The EU is building an Energy Union for a new energy system, and “energy efficiency first” is one Leitmotiv for all the good reasons. The current review of EU efficiency legislation needs to bring it to the ground, even if current headlines belong to Brexit, Syria, refugees.
In my view the review should think systems and link dots. Then it will contribute to finding answers for some tough challenges for the Energy Union: i) affordable and healthy housing for all, ii) integration of buildings into the wider energy system, iii) de-risking energy efficiency investments. The common denominator: using the full potential of BAC to get well-functioning systems in buildings and beyond is sine-qua-non for success.
How do we get there in practice? I think one key is to be clear what concrete products, functionalities and services are contained in the terms “BAC” and “smart buildings”. Perhaps BAC was a bit lost in the translation of technology into politics… So what can BAC do for the Energy Union? And what can policy do to leverage the benefits of BAC?
First, for me BAC stands for controls that empower citizens to control energy expenses. This is the first step for renovating buildings in the longer term towards near zero energy buildings. As an example for the heating systems, hundreds of millions of radiators equipped with purely manual controls, squandering energy and money, are a striking example that we have huge opportunities to reduce our energy bills and energy imports. New legislation should support that every radiator gets its thermostat now, saving billions of Euros and helping 50 Mio EU citizens threatened by energy poverty.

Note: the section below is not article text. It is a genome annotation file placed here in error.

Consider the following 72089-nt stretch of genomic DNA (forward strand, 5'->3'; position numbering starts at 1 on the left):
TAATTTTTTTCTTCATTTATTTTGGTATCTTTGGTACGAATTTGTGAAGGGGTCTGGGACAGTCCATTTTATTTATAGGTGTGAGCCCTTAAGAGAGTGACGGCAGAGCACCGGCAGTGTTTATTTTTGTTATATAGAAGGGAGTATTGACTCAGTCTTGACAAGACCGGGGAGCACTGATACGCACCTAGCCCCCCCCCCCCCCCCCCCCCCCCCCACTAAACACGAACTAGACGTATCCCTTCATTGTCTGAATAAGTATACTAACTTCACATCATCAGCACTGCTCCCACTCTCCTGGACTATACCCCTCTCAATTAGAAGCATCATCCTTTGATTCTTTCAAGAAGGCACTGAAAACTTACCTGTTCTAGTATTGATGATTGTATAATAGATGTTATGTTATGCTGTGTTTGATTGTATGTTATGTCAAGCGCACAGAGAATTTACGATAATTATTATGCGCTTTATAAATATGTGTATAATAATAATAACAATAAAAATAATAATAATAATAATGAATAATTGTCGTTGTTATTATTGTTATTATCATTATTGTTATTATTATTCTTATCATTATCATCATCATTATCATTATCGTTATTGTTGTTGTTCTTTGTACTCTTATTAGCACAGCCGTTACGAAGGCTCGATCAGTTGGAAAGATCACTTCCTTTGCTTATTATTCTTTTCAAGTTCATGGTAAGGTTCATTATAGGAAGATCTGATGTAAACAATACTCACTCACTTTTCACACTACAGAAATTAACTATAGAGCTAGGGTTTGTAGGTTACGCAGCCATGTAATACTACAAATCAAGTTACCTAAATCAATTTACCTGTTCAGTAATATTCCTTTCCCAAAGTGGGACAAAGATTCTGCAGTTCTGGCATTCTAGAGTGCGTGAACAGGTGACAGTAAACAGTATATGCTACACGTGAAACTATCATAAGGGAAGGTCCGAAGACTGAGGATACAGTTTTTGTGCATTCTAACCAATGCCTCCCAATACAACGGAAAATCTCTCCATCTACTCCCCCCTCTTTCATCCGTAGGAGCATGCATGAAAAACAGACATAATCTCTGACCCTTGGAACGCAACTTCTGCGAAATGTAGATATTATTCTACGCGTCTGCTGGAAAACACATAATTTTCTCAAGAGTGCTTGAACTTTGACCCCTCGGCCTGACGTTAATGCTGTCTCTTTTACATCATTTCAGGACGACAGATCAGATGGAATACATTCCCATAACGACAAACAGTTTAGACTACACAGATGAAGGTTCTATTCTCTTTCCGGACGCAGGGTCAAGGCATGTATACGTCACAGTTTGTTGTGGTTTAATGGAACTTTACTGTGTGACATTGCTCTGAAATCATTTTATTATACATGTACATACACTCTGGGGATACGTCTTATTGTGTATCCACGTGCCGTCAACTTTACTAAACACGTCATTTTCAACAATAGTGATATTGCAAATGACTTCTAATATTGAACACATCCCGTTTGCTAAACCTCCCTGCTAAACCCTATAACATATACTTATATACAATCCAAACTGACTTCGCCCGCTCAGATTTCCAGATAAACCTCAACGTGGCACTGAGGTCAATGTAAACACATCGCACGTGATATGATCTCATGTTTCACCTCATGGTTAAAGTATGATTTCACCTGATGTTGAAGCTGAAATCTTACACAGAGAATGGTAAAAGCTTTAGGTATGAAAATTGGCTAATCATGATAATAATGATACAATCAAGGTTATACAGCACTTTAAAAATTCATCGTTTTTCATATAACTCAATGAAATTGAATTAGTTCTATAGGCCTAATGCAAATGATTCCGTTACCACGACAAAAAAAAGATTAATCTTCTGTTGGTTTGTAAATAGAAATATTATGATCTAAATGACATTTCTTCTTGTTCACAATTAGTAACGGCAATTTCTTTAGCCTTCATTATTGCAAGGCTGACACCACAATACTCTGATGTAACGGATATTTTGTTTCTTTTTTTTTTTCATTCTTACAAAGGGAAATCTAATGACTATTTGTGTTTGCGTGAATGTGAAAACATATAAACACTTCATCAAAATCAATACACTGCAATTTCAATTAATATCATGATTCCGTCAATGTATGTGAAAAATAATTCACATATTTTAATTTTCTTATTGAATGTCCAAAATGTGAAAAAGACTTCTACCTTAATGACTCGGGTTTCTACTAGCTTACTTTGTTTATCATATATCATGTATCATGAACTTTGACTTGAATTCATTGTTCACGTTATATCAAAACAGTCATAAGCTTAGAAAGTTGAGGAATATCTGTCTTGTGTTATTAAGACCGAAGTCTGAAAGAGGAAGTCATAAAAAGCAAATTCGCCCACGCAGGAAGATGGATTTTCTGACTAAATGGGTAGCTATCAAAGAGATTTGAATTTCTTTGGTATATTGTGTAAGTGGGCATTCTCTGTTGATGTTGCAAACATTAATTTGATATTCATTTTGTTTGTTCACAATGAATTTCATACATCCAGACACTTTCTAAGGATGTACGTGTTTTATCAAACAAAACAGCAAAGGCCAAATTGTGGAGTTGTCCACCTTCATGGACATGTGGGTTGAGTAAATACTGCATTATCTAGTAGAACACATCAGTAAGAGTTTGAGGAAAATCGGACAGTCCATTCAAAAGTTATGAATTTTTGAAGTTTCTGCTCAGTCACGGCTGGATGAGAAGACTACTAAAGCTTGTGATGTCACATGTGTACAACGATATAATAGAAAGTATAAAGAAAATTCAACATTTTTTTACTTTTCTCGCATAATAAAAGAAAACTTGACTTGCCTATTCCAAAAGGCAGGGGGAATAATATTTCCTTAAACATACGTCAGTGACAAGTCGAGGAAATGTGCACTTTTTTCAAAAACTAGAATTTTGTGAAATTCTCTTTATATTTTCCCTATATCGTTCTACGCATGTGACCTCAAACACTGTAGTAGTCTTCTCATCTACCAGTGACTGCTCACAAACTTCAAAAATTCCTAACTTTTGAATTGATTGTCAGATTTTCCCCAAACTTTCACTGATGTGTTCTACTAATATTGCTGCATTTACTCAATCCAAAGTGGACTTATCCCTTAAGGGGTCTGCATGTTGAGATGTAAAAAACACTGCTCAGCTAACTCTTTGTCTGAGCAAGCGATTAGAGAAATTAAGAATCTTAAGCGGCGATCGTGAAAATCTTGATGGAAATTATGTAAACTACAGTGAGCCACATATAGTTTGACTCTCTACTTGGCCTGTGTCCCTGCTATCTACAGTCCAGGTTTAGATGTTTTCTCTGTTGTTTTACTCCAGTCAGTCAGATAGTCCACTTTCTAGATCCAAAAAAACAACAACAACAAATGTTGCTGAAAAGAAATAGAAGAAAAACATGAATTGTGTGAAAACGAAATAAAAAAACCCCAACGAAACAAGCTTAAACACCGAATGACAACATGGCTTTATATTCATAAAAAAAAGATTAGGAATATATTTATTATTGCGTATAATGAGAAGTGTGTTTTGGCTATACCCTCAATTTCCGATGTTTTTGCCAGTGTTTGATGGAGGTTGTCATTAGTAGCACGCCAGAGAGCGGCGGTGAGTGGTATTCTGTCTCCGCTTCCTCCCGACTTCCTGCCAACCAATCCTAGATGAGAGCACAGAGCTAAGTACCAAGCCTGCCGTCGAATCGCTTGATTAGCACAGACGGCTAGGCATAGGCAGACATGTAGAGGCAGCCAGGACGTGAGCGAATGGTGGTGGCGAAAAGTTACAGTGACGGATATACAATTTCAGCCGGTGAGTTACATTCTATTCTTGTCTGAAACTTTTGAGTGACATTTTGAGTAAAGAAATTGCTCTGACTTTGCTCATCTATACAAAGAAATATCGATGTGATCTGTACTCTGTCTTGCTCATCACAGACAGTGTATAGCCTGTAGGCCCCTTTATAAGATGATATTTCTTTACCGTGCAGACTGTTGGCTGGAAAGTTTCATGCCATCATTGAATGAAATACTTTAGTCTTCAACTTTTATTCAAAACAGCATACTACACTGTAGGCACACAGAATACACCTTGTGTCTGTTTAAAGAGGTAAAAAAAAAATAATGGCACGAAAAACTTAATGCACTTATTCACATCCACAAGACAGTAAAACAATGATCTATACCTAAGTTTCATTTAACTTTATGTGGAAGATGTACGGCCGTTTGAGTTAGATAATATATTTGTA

Second, for me BAC stands for management systems that monitor and optimize energy performance and comfort & productivity in real time, and link buildings into the wider energy system. They close the gap between expected and actual energy consumption, and maintain performance over time – a crucial factor for de-risking investments into energy efficiency. New legislation should recognize the benefits – energy savings, volatile renewable electricity integration to mention just two – and support technology progress to give the market regulatory certainty.
The Commission will present proposals for new efficiency legislation soon, and European Parliament and Council will then take a decision. The result will be decisive for the energy transition in buildings. I am looking forward to a constructive and lively cooperation across eu.bac in support of a successful outcome!
Stephan Kolb, EPBD leader, eu.bac`s Advocacy Panel
Head of Industry Affairs, Danfoss A/S, EU liaison office